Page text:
‘Tis the Season

Much like my favorite atheist Jew, my blogger friend Rob is a vocal non-believer. But lately, it’s his fellow There’s-No-Big-Guy friends who have been gnawing at his patience with their smart-alecky, know-it-all-ness. And although he recently posted a list of five things we Believers should do differently (e.g., stop trying to convert him), what he really wants—what most of us really want—is for open discussion and kindness to prevail. Steve and I had a popular discussion about this a year ago, and it continues to be read almost daily as Google searches for religious themes click unsuspecting readers over to our back-and-forth about the essential absurdity of Faith. (Essential for me… absurd for others.) In a world that seems broken with all of its celebrity worship and gun-toting children, where jobs can’t be found and tires are being stolen off of cars, where insane, angry people blow up innocent athletes… well, we’re all looking for something, right? The discussion of God, whether He is or is not, and regardless, how to multiply kindness in our midst … well, that’s the most important discussion we can have.

Rob adorably asserts we share the same opinions on just about everything, even though 20 years and half a planet separate us. We’re in agreement right up to where I believe Jesus died on a cross to change the world (and did). And though he takes a more logical approach to Biblical things, I cajole him into admitting a glimmer of Faith, because certainly someone who talks about it with such frequency and respect couldn’t possibly be a nihilistic heathen. Although admittedly, the heathen post will always trump in entertainment value the vague, otherworldly musings of annoying zealots, especially this time of year. Overused “blessings” can make the season sound quite sneezy. An Atheist’s 5-Step Guide to Being Religious begs a thoughtful rebuttal from a mouthy Jesus Girl. But having spent the past week entirely at Church planning and organizing our annual fundraiser, I’ve had few opportunities to bump up against non-believers who question my passion for a supernatural, undead Jew.

What I can share is why this is an excellent time of year to visit Church… whether you Capital B believe or not. The birth of a baby that saves the world is at least as compelling a story as a gaggle of pitch-perfect Austrians. And the music of the season is equally fantastic. Ave Maria? O Holy Night? Goose bumps and damp eyes all around. You’ll find throngs of robed singers eager to belt out harking heralds for all ye faithful at Church, where it smells wonderful, and where real candles glow, and where sacred music is always free. What if we all attended a service of Lessons and Carols and murdered the melody of Once in Royal David’s City together? I strongly believe a community that sings together is more likely to contemplate community. There’s just something about gorgeous music wafting up toward stained glass that makes our hearts swell with the fantastic notion that everyone deserves to have similarly swelling hearts, and inspires our Scrooge-y souls to consider the most vulnerable among us. Of course this can happen outside of Church… but come inside, light a candle, sing along, see what happens.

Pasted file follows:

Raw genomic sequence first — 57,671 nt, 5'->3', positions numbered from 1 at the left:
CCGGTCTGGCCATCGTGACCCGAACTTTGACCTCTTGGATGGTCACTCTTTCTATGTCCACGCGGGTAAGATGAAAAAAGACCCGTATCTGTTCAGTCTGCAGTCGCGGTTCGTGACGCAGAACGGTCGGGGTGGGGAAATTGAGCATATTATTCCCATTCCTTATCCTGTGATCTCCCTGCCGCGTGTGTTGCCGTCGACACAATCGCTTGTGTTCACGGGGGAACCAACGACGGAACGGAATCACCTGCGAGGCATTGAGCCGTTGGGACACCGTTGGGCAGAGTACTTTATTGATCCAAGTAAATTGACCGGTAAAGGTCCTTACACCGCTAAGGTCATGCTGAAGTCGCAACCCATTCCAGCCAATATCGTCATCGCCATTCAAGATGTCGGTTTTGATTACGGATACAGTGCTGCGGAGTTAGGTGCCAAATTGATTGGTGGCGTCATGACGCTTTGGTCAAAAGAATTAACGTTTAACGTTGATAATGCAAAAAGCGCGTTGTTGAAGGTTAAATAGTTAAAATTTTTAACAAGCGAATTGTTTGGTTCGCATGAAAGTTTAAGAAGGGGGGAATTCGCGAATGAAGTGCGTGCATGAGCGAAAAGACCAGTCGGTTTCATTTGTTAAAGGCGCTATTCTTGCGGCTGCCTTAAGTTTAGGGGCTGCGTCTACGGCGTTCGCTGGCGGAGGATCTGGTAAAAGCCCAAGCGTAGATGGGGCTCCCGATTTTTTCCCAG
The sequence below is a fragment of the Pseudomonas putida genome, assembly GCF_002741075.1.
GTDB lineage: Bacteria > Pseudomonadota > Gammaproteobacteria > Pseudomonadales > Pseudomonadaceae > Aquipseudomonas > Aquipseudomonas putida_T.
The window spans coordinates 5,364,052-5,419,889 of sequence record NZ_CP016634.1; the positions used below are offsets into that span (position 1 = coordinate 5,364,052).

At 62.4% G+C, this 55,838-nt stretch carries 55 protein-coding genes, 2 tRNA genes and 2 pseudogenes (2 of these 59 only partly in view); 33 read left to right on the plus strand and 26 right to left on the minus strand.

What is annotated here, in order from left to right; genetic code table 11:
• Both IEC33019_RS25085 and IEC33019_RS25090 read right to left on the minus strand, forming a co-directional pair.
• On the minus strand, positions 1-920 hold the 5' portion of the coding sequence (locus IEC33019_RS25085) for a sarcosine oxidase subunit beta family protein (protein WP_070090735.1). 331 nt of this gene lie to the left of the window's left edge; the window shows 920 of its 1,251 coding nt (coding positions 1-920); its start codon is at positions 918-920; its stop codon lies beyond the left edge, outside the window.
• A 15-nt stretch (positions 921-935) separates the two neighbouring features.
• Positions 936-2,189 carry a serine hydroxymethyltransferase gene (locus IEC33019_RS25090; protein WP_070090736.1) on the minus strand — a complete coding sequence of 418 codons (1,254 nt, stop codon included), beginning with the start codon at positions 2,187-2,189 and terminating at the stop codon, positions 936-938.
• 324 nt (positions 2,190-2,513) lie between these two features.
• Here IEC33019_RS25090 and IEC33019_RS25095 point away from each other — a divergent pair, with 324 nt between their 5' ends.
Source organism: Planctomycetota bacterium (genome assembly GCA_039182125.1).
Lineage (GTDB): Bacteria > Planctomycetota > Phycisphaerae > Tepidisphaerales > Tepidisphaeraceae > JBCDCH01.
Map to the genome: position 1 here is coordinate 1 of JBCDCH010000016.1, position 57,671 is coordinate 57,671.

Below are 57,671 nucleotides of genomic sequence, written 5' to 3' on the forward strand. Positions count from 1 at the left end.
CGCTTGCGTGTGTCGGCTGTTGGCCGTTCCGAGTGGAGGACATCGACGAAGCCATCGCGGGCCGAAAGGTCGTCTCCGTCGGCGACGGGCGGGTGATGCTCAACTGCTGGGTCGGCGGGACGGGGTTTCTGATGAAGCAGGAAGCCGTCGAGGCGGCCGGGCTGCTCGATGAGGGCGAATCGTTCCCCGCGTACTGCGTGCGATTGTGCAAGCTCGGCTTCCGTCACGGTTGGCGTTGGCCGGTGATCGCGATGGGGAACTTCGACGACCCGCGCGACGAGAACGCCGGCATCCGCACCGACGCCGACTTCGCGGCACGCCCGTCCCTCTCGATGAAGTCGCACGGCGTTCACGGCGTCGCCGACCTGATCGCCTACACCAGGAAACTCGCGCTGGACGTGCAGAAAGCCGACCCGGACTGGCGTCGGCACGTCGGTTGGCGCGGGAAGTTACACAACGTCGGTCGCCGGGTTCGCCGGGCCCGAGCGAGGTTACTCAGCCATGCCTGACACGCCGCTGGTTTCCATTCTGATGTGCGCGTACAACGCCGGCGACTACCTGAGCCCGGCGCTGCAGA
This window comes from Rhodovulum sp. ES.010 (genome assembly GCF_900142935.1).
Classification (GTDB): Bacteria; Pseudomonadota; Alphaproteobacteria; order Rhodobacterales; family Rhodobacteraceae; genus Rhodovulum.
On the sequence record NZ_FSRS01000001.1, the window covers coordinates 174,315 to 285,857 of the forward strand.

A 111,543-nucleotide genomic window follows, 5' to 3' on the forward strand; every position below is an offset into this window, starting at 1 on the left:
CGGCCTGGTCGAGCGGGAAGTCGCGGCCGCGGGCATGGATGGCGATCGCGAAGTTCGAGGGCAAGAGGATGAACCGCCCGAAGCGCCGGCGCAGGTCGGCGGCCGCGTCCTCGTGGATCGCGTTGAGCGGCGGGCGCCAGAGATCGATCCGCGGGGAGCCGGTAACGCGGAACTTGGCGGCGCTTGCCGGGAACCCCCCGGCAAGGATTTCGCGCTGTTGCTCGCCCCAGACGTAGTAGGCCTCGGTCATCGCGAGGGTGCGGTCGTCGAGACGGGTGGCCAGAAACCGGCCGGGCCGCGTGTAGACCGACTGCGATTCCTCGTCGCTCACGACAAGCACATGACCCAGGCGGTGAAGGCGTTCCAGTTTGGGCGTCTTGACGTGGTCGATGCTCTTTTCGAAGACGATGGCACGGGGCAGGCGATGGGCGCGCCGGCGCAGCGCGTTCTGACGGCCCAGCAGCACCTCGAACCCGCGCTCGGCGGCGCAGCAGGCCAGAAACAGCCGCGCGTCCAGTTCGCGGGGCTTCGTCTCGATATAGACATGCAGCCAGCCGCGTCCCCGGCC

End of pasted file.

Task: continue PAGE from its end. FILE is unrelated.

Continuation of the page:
Saturday night was our annual Trinity mini-reunion, fancy dress grown-up party at Steve’s. Steve recently guest-blogged about this year, which began with a new friendship: Agent 99 joined our gang with sparkly aplomb. Our chat chat chatting about times long past and what’s happening now was accompanied by mulled wine and bubbly wine and savory bits and sushi. We were over-served and we overstayed, which is the mark of excellent hosting. We just weren’t finished celebrating our collective fabulousness (my impression, and these old friends kindly tolerate my vanity.). To prolong the fun, Tony—whose scotch consumption made Honda-maneuvering a bad idea—came home with me and found himself in the hustle bustle of Church readying at 9am the next morning. He could have easily slept in, begged off, pleaded atheist, feigned ill, or claimed hangover… but Tony accompanied The Family Lee to sit in pews and listen to an Advent season sermon.

Our Church prints a weekly leaflet to avoid hymnal page ruffling, provide sit-stand-kneeling directions, and offer words to un-memorized prayers. For the kiddos, it’s also an effective tool for marking time, and answering the rather frequent query, “is it almost over?” But Tony didn’t even crack its cover. Instead he put it aside and just took it all in, approaching this novel church-going more like a college class he was auditing for the day than a zoo exhibit we insisted he see. Eventually it was time to take the sacrament of communion, and well-dressed ushers politely nodded that it was our turn.